Security proofs -- whether automated or computational -- can provide generic and formal guarnatees regarding the properties of cryptographic primitives and protocols. However, two of their main limitations are: the inability to take into account all the details of real-world attacks; and the necessity of basing the proof on some assumptions regarding the security of underlying primitives. Indeed, some primitives, such as hash functions and block- and stream-ciphers, can only be provided with limited security proofs. Consequently the security both of those primitives themselves and all cryptographic countermeasures using them rely on an assumption, rather than a proof of their security. The validity of such assumptions cannot currently be proved; instead we validate such assumptions by subjecting these primitives to extensive cryptanalysis. In other words, one tries to find ways to attack such cryptographic algorithms by exploiting their underlying structure.

We want to study the security of lightweight block-ciphers, such as MIDORI, which has been designed to be energy-friendly. It is a variant of AES where the costly operations, such as MixColumn, is replaced by some additions, and the Sbox is also changed using smaller versions. This variant presents some weaknesses from a security point-of-view since the diffusion is not as efficient as in AES, but the higher number of rounds of MIDORI makes this variant secure (even though a weakness in the constants has been pointed out using an invariant subspace attack). We also want to study such framework more deeply and it would be interesting to study a variant of AES where the key-schedule will be less costly in term of Sbox and in particular if it is linear. Such variants have been proposed but their security have been poorly investigated so far.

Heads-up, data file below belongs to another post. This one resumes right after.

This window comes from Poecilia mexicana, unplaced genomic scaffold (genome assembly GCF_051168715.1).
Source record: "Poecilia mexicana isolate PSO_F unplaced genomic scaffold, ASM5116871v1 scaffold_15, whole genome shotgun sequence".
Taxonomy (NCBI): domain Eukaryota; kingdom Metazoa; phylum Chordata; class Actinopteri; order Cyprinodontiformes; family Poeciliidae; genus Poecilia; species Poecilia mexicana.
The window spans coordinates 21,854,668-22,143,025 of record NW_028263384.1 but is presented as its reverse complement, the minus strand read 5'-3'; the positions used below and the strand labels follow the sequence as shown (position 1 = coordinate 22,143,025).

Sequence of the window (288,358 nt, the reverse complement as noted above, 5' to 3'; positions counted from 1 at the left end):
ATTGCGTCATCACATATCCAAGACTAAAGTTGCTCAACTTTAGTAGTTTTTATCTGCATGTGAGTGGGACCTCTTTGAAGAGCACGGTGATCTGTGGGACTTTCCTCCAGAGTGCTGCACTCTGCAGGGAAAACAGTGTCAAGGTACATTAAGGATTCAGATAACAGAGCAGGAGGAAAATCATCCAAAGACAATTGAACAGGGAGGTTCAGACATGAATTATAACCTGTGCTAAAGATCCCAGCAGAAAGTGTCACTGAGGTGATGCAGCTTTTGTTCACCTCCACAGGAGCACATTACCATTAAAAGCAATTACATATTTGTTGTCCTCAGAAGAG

__Side-channel analysis.__

Although provable security may give an indication about the soundness of an algorithm, it cannot automatically guarantee the security of implementations of that algorithm. The latter will still be subject to so-called side-channel analysis, which uses physical characteristics of devices and the implementation of various cryptographic primitives in order to learn something about the secrets they are hiding -- including plaintexts, keys, etc.

Most of the devices in a 5G network could be subject to side-channel attacks. Indeed, an attacker will have a physical access to stolen or lost personal devices and to a variety of small connected devices as surveillance cameras for instance. Moreover, the adversary may be able to make her own software run on smart devices (e.g. mobile app). Thus, the cryptographic primitives and protocols used should also be studied with regard to this specific kind of threats. In this project, we will look for new side-channel attacks on those algorithms and their potential mitigation. In order to assess the relevancy of those attacks (and the corresponding countermeasures), their impact in the particular context of 5G networks will be considered and experiments on representative hardware will be conducted.